Inter-Korean Summit: Still Waiting for a Breakthrough
30 APR 2018 Spotlight
On 27 April, on the southern side of the truce village of Panmunjom in the demilitarized zone, the leaders of North and South Korea held the third-ever inter-Korean summit. The meeting between Kim Jong-un and Moon Jae-in was an image-building success for both sides, but the provisions of the Panmunjom Declaration—especially regarding denuclearisation and a peace treaty—are not groundbreaking. The summit showed that an improvement in mutual relations is treated by both Koreas as a prerequisite for solving security problems on the Peninsula.

What are the differences between the Kim-Moon summit and earlier ones?

In 2000 and 2007, summits were held in Pyongyang and were part of South Korea’s Sunshine Policy focused on a unification dialogue with North Korea and the development of inter-Korean cooperation. This time, the meeting took place on the southern side of the demilitarized zone, and the North Korean leader visited South Korea for the first time. The summit was primarily aimed at restoring highest-level contact between the Korean states after a decade of deteriorating mutual relations. It was also a result of diplomatic efforts by both Koreas to calm the situation after last year’s increase in tensions associated with North Korea’s numerous missile tests, its sixth nuclear test, and fear of a growing risk of conflict between the U.S. and North Korea.

What was included in the Panmunjom Declaration?

The declaration addresses three topics. First, an improvement in bilateral relations. It confirmed that unification should be led by Koreans on their own accord. South and North Korea agreed to establish a joint liaison office in Kaesong to facilitate regular contact and the two parties agreed to encourage more people-to-people exchanges (such as cultural cooperation) and proceed with reunification programmes for separated families. It also announced the modernisation of railways and roads connecting the two countries. Second, easing military tensions. South and North Korea agreed to cease “all hostile actions against each other” and to hold frequent meetings between military authorities. Third, cooperation to establish lasting peace on the Korean Peninsula. Korean leaders agreed to peace talks on a treaty that would end the Korean War and strive for a full denuclearisation of the peninsula. To maintain political contact at the highest level, it was agreed that Moon would visit Pyongyang this autumn.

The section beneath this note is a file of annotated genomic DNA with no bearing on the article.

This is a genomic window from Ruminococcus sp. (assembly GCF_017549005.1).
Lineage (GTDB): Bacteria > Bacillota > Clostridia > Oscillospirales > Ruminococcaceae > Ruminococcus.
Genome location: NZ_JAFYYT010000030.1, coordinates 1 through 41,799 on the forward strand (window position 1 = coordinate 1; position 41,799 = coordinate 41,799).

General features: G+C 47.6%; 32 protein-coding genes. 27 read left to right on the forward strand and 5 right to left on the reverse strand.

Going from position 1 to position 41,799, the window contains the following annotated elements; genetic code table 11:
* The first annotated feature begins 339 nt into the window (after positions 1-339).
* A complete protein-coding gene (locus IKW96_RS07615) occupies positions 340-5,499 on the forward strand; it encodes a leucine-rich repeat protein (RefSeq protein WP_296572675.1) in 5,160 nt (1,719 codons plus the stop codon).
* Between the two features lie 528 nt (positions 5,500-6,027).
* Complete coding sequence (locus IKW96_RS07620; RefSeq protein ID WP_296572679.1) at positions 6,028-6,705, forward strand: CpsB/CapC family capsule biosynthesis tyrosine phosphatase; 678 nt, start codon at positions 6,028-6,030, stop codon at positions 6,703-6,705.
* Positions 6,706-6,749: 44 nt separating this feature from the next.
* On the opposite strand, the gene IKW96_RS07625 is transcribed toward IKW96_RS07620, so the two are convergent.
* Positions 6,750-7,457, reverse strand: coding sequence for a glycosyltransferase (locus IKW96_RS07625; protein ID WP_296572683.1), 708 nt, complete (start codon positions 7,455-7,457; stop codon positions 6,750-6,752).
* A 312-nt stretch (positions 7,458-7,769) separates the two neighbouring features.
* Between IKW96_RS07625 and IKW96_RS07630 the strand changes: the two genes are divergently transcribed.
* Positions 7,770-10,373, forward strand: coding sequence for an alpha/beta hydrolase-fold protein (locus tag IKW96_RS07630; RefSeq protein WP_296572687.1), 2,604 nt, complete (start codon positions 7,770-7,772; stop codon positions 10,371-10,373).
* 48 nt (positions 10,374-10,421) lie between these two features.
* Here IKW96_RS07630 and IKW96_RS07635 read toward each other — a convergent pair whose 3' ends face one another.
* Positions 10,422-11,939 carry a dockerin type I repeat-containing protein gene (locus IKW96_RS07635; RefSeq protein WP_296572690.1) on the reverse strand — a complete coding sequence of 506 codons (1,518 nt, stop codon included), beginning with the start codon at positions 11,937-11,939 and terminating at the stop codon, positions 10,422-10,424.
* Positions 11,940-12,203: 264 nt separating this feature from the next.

Is the peace-treaty declaration groundbreaking?

By no means, as the pursuit of a formal end to the Korean War has appeared in all previous joint inter-Korean statements adopted at a higher level (1972, 1991, 2000, and 2007). Mention in the declaration of the U.S. and China as countries that should engage in talks on the treaty indicates that both Koreas agree that security problems on the Korean Peninsula should be discussed primarily in a four-party dialogue. This is because the U.S. and China played a key role in the Korean War and in negotiations on the armistice agreement, and they are currently the most influential powers shaping the situation on the peninsula. The emphasis that the treaty should be negotiated by the end of the year should be seen as a signal for the U.S. to take this issue into account in the forthcoming talks with North Korea.

What was the importance of the denuclearisation summit?

Declarations of denuclearisation (the common goal of a nuclear-free Korean Peninsula) have not gone beyond generalities. The summit did not answer whether North Korea is serious about denuclearisation. There was also no clarification and definition of what North Korea means by denuclearisation and what it expects in return. It was, therefore, confirmed that the inter-Korean dialogue is not a platform where denuclearisation details can be discussed. Only negotiations between North Korea and the U.S. gives this opportunity. However, North Korea’s recent decisions to halt nuclear and intercontinental ballistic missiles tests were recognized in the declaration as “very meaningful and crucial for the denuclearisation of the Korean Peninsula”.

What’s next?

The coming weeks will be marked by preparations for a summit between the leaders of the U.S. and North Korea. It is likely there will be an earlier meeting between Moon and U.S. President Donald Trump to coordinate positions on policy toward North Korea. The South Korean president will continue efforts to include other states in diplomatic activities on the peninsula. To this end, he talked with Russian President Vladimir Putin the day after the North-South summit, and on 9 May, this topic will appear during the first summit since 2015 of the leaders of China, Japan, and South Korea, in Tokyo. In turn, North Korea will try to strengthen its message of conciliation and even readiness to make concessions on the nuclear issue. To this end, the North has already signalled the possibility of inviting foreign experts and journalists to the planned closure of the Punggye-ri nuclear test site.